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I don't like the fashion for theme issues of journals. In fact I hate them. Either the theme is of no interest to me (and I assume many other readers) and so I dump the issue in the bin, or it is right up my street in which case I get irritated that I have to spend a lot more time than anticipated with the issue of the journal in question. Surely journals are about having a bit of this and a bit of that to entice, entertain, instruct and generally amuse—particularly journals like Practical Neurology (or are we a magazine in which case we definitely should not be doing theme issues?). So why so much epilepsy, or at least possible epilepsy, in this issue—three articles indeed? Pure chance, plus the usual difficulties of getting authors to write stuff on time which mucks up my beautifully planned schedules. But no excuses, epilepsy is important to almost all neurologists unless they only look after the (relatively) dull bit of the nervous system below the foramen magnum.
When I began my neurology training in the 1970s hardly anyone in the UK took a lot of interest in epilepsy. I don't recall there being any epileptologists. Now every centre has one. For anticonvulsants (these days more sensibly called antiepileptic drugs) we had just phenobarbitone, phenyoin, carbamazepine and maybe a benzodiazepine or two (plus the wonderfully effective paraldehyde for status, such an evocative smell when arriving on the ward in the morning). Now we are spoilt for choice with antiepileptic drugs and so Andrew Nicolson and Tony Marson take us through their plan of action when the first one fails in patients with juvenile myoclonic epilepsy (page 208) (noting the lamentable lack of decent randomised trials to answer the questions that are important to patients rather than regulators). And there was a lot of stigma, which is much less now as reflected in the way Rhys Thomas and his colleagues from Wales recruited artists with epilepsy to help us understand the patient point of view (page 219), and in passing noting that if it can be difficult to diagnose epilepsy with a patient in front of you how much harder it is to sort out if figures from history had epilepsy or not. Finally, the ‘test yourself’ has something of an epileptic feel to it (page 233).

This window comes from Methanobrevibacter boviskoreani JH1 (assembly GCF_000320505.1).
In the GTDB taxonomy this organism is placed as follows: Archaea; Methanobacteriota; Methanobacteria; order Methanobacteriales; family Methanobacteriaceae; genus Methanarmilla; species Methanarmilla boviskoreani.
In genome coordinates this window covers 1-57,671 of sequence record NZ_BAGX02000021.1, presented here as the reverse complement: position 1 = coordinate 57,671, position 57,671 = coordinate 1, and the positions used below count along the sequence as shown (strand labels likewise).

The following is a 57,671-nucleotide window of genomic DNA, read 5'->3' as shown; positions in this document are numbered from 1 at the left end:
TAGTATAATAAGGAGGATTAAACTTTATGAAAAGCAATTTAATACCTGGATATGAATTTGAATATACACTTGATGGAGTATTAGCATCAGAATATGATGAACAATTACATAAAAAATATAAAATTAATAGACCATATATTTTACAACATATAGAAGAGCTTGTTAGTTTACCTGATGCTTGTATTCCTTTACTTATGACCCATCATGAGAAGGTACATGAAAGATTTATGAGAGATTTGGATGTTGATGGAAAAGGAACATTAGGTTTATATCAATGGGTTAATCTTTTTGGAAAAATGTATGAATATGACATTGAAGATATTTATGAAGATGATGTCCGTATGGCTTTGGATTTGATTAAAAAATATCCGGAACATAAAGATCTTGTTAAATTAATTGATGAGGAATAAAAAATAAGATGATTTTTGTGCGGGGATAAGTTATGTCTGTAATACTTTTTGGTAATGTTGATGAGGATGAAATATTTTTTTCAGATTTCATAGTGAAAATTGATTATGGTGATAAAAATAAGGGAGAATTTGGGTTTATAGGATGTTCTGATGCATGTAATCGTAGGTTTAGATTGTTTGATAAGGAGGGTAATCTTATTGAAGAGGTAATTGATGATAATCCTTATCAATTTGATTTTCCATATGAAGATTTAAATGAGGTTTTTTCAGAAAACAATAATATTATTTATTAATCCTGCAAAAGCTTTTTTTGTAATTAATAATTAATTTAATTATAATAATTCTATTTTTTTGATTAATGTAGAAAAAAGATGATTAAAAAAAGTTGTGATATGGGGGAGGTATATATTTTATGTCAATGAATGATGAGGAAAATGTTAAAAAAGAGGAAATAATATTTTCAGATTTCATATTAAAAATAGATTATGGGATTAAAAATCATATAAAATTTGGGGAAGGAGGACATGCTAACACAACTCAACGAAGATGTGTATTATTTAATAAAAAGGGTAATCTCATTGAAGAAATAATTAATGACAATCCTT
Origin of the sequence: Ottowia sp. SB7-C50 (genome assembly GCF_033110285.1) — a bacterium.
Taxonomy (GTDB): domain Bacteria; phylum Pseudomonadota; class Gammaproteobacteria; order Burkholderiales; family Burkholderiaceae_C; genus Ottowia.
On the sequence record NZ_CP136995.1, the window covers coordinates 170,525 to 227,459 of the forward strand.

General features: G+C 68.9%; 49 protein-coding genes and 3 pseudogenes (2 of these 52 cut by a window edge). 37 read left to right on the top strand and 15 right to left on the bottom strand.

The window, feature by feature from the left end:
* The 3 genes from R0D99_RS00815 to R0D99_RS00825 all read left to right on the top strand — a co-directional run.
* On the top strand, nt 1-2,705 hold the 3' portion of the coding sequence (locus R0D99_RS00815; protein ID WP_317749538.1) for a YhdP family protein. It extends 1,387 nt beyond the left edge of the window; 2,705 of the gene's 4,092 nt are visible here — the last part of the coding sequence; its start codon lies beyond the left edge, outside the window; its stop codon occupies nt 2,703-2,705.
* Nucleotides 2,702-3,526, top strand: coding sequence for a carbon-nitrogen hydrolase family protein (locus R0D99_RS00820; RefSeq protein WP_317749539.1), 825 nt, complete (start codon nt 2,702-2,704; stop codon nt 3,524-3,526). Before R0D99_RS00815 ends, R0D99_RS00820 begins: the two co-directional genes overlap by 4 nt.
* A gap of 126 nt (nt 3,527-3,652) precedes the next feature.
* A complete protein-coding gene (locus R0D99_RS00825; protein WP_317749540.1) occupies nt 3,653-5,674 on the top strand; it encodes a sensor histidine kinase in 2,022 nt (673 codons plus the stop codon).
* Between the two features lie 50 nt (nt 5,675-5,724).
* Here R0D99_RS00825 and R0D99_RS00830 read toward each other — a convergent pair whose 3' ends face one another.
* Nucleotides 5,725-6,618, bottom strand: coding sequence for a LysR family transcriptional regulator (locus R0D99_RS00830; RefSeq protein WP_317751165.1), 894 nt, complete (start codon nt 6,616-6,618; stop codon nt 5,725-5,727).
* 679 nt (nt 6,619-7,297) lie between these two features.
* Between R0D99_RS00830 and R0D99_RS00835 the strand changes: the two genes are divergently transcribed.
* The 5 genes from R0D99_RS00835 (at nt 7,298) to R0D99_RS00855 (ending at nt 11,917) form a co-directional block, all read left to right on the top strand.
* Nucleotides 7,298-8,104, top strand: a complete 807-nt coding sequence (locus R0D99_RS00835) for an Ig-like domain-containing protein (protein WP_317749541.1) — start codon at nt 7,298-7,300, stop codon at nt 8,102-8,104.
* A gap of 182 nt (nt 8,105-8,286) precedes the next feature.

Biomarkers are the fashionable term for what I call tests, usually blood tests (the blood urea is now a biomarker for renal failure) but also images (white blobs on MR scans are biomarkers for multiple sclerosis). Alex Mitchell and his colleagues usefully explain how tests on the CSF (aka biomarkers) may or may not help predict dementia in those who may or may not be on the way there (page 202). Are they better than a clinical opinion? More importantly, what do they add to a clinical opinion?
Thomas Miller and Mira Farquharson tell us what to think and do when the platelet count (another biomarker I suppose) comes back too high in a neurological patient (page 195), and Adrian Wills and Guy Sawle tell us about the causes of the rather rare problem of accessory nerve palsy (page 191). For a really rare problem, read about the Andersen–Tawil syndrome in an article from—not surprisingly—that centre of rare syndromes and of the expertise to deal with them, the National Hospital for Neurology and Neurosurgery in London (page 227).
Bare Essentials carries on, this time with Parkinson's disease by Andrew Lees (page 240), the wise physician who like me I suspect can remember when levodopa came in very large white tablets that made the patients vomit, and also made them a lot better—the first definitely useful drug for a so-called ‘neurodegenerative’ condition, and still I would argue probably the only one.
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